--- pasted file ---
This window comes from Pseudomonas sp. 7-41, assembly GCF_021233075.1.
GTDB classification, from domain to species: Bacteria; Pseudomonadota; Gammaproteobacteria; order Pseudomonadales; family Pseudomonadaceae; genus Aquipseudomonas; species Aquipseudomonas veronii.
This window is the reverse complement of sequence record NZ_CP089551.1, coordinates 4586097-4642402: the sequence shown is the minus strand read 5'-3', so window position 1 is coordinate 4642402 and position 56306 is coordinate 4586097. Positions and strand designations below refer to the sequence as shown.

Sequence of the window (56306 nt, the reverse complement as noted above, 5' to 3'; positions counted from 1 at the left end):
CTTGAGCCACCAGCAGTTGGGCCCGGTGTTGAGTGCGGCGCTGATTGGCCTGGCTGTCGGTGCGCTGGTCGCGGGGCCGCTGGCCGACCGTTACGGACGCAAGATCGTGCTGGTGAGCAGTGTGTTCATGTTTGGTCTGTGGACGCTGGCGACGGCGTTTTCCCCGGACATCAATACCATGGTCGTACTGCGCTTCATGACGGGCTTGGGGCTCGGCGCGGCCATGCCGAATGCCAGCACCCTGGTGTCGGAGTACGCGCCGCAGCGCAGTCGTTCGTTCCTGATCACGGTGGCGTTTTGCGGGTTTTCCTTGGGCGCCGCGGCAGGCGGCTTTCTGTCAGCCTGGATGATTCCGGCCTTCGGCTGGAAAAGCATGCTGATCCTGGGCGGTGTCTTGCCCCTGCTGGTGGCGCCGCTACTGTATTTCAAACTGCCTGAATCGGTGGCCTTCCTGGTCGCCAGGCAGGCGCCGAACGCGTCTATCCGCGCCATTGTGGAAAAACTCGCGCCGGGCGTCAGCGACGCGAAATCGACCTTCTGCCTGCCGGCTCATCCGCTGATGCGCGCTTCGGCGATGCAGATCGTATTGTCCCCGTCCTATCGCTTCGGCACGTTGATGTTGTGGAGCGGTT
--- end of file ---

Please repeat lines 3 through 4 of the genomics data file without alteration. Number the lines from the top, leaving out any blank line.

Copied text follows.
This window is the reverse complement of sequence record NZ_CP089551.1, coordinates 4586097-4642402: the sequence shown is the minus strand read 5'-3', so window position 1 is coordinate 4642402 and position 56306 is coordinate 4586097. Positions and strand designations below refer to the sequence as shown.

Sequence of the window (56306 nt, the reverse complement as noted above, 5' to 3'; positions counted from 1 at the left end):